Bringing joy to children affected by HIV-Aids

HAPPINESS: Emthonjeni Pathfinders with the goodies from Mama jAngel, Glenryck and Vicky's Catering. © Sowetan.
HAPPINESS: Emthonjeni Pathfinders with the goodies from Mama jAngel, Glenryck and Vicky's Catering. © Sowetan.

Nthabisang Moreosele

Nthabisang Moreosele

The Emthonjeni Awareness Centre in Evaton in Gauteng looks after children affected by Aids.

Counsellors prepare children and families as death approaches their loved ones.

The centre, which looks after about 500 children affected by HIV-Aids, is taking their charges camping, thanks to Glenryck Pilchards, which donated food and other goodies for the trip. Vicky's Catering Services in Soweto also gave 120 snack packs to the children.

Richard Mokgoko, an employee at Vicky's, said: "The children deserve to have a nice Christmas like everyone else. We are happy to help."

Pathfinder director Sizwe Morajane looks after the centre's toy library. She said: "We give pre-bereavement and post- bereavement counselling to people whose relatives die of Aids.

"We help with the drafting of wills, no matter how little the patients have. We also sort out issues of maintenance, IDs, birth certificates, and who will take over as the children's guardians.

"We also try to trace distant relatives because families, no matter how distant, helps the children to heal," said Morajane.

The centre has support groups for both the patients and their families to help them deal with any problem they face.

The children are given different methods of therapy because grief affects children in a different way. Children are divided into two groups, the Adventurers from birth to nine years, and the Pathfinders from 10 years to 16 years.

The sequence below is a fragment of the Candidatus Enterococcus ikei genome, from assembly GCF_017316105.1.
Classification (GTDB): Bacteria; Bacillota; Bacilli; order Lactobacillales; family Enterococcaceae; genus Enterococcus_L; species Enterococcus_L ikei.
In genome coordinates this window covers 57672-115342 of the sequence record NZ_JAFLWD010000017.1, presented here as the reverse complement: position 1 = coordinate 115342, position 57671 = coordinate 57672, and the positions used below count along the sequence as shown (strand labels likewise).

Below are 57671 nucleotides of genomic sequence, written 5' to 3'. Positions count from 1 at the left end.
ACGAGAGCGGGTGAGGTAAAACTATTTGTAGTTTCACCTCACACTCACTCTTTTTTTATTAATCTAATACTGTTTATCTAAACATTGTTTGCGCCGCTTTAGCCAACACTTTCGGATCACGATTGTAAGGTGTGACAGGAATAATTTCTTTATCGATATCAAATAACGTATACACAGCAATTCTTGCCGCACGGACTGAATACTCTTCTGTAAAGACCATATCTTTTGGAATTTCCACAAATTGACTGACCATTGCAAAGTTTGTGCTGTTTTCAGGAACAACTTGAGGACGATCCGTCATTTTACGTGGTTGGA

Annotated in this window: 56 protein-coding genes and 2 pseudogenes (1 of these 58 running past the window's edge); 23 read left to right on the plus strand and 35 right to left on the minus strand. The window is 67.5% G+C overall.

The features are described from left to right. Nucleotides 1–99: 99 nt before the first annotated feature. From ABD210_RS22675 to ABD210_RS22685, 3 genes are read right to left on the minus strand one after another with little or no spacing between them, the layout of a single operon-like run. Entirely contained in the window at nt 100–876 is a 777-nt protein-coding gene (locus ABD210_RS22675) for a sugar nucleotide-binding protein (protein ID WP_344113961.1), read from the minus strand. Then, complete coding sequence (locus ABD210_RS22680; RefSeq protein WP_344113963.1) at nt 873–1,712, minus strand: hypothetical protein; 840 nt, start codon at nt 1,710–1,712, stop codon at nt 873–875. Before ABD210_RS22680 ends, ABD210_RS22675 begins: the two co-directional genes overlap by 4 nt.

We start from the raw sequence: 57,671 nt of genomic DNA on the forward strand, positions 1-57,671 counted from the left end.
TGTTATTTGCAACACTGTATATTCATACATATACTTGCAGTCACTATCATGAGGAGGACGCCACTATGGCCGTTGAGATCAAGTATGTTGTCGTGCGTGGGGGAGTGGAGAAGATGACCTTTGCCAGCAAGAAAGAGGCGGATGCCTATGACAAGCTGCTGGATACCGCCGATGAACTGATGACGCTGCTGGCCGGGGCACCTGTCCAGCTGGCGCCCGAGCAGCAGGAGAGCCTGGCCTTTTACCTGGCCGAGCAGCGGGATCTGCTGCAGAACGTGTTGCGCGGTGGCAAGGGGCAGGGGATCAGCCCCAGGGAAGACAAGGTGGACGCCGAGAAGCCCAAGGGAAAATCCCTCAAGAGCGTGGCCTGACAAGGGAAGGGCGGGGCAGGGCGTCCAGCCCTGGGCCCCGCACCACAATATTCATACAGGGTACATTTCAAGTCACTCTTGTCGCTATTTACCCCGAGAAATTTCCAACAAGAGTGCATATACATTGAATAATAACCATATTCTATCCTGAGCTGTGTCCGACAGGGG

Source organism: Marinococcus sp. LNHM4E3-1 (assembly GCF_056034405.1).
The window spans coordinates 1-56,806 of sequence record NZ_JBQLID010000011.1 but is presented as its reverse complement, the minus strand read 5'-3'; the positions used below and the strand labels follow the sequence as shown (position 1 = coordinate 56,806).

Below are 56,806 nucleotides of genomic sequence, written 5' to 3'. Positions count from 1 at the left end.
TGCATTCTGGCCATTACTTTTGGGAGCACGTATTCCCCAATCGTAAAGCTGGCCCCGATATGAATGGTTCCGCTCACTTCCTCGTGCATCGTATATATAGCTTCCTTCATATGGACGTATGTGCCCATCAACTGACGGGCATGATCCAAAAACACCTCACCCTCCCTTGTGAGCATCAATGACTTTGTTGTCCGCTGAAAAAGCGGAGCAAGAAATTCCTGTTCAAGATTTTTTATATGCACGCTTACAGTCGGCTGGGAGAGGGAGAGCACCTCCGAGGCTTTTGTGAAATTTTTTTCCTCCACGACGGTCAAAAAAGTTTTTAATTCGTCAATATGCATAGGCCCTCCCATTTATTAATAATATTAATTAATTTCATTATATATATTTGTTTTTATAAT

Morajane said: "We help the children find a path in life, help with their spiritual growth and teach them family values. We take them camping to get them out of their homes where the problems are. Outings give them a break from nursing their sick parents or relatives.

"We teach them how to handle house chores, and engage in team building because children often find it difficult to trust people after suffering trauma.

"They need to build their self confidence and to learn that human beings cannot live alone, but must be part of the community," said Morajane.

The children go to Emthonjeni everyday after school where they are given a meal. They are also given food to take home for supper and breakfast.

Psychologists visit the children at the centre and evaluate them. The children are also given career guidance lectures.

Caregivers visit the children at their houses to check if they have enough food and if they take breaks while caring for their parents.